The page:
Using Capabilities as an Alternative Indicator for Well-being
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This paper examines the potential of self-reported information on capabilities as an alternative indicator and aggregator for well-being. We survey a population of 18 year old first-year Bachelor students in applied economics and business studies and demonstrate a way in which capabilities can be measured on the level of life domains as well as on the general level of ‘life as a whole’. The data confirm the theoretical hypothesis that the set of capabilities is larger than the achieved functionings. We investigate and compare which variables influence general capabilities and satisfaction with life. We find that both concepts are equally depending on the ‘mood of the day’. On the other hand, we find some diverging influences that call for a debate on the (policy) relevance of different well-being concepts and their determining variables. The capabilities interpretation of well-being points to an important role of the parents (especially when they are divorced or rather strict) while the information on satisfaction is more related to personal and situational characteristics (such as not being single or the number of family visits).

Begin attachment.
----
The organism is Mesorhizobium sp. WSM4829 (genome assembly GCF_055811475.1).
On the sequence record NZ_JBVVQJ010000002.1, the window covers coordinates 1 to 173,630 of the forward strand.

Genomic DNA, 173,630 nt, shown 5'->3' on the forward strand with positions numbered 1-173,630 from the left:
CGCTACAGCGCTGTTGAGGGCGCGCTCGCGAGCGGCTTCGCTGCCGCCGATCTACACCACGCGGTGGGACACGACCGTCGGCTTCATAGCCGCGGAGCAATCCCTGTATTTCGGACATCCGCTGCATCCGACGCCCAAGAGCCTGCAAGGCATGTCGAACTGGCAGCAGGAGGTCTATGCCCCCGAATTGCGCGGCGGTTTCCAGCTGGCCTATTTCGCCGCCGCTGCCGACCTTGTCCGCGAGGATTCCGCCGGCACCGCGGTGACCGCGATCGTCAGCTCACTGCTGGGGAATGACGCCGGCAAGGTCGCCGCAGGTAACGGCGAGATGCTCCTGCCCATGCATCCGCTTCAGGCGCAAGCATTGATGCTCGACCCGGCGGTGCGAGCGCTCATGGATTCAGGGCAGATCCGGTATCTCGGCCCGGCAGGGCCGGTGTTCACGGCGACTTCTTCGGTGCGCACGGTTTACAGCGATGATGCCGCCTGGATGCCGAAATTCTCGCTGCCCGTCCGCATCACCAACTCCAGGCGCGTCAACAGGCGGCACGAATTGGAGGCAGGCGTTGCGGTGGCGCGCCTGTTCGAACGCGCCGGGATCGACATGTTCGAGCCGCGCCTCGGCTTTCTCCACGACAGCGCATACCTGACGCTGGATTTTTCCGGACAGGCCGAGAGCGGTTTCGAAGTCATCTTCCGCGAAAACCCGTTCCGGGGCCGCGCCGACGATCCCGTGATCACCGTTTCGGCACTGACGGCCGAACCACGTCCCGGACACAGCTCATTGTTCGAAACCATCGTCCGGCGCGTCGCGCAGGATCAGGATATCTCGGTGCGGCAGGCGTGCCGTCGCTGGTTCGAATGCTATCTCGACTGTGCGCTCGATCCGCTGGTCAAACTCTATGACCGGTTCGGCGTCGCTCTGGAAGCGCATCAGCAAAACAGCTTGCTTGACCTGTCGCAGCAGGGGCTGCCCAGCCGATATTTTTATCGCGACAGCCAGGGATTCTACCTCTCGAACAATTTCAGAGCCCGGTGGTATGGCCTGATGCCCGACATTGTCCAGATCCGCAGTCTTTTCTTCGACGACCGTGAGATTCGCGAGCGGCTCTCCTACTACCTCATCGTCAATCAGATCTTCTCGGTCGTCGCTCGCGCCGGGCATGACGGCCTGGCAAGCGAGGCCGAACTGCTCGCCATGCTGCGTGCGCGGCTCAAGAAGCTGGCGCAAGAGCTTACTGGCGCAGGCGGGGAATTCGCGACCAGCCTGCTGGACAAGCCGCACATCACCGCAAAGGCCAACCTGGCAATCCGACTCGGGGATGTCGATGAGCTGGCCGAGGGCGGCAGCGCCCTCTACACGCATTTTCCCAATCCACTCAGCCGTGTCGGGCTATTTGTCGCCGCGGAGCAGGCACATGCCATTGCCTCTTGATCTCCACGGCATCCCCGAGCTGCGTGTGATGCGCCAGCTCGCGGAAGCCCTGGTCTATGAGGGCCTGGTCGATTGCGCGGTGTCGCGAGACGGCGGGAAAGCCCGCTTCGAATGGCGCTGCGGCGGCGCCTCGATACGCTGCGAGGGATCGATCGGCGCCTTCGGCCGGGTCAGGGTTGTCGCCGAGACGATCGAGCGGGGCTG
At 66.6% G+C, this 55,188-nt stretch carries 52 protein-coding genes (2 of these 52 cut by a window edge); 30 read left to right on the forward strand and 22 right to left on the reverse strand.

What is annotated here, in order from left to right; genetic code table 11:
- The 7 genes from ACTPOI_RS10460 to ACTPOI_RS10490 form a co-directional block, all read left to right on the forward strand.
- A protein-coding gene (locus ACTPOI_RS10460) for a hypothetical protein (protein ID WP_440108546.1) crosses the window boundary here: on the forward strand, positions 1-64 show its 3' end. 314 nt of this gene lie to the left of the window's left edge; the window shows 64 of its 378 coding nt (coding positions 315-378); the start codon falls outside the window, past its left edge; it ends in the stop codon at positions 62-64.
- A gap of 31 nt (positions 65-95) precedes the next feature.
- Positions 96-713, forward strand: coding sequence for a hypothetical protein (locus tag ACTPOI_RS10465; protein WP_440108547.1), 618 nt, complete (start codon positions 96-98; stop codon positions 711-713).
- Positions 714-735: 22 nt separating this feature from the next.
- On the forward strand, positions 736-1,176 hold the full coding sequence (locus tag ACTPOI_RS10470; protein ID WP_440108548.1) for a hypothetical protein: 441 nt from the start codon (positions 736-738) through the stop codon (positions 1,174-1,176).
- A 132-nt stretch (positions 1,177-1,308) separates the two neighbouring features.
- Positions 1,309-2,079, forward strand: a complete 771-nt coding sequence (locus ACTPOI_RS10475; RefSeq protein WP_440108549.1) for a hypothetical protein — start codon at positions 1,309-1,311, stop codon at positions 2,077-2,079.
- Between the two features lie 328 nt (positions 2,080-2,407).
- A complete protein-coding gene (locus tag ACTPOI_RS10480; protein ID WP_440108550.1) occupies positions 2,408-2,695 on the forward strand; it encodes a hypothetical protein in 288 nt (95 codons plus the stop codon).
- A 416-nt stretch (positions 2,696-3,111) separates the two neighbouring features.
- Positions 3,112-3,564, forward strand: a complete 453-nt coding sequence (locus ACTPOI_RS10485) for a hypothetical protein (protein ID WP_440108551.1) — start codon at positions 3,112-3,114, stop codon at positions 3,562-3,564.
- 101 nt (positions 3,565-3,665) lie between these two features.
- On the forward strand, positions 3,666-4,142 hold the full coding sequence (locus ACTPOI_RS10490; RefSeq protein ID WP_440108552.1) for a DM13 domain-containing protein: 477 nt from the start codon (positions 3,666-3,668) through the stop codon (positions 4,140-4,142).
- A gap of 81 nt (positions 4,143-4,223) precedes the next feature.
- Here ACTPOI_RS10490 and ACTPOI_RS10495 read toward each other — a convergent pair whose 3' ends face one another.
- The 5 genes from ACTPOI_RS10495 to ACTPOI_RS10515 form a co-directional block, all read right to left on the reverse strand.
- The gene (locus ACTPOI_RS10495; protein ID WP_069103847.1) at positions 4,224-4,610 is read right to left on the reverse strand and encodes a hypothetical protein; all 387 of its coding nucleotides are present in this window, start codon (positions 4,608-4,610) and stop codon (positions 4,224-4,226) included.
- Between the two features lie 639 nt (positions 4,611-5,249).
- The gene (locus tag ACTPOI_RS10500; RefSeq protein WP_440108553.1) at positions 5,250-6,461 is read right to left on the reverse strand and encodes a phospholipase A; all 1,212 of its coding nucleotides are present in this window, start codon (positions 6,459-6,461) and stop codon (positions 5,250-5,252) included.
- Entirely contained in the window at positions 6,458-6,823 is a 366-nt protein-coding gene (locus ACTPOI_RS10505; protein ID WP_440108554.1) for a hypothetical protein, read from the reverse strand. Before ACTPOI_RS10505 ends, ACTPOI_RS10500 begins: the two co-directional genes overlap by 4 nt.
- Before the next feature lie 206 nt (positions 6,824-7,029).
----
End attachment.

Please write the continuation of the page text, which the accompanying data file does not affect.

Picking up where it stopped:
KeywordsWell-being Capabilities Life satisfaction Measurement of well-being Survey Students
We would like to thank Tom Florin and Roeland Sercu for facilitating the data-gathering, an anonymous referee and the participants at the ‘New Directions in Welfare’ conference in Oxford (2009) for valuable comments and suggestions. This research benefits from the project WELLBEBE (SD/TA/09A) off the Belgian Science Policy.
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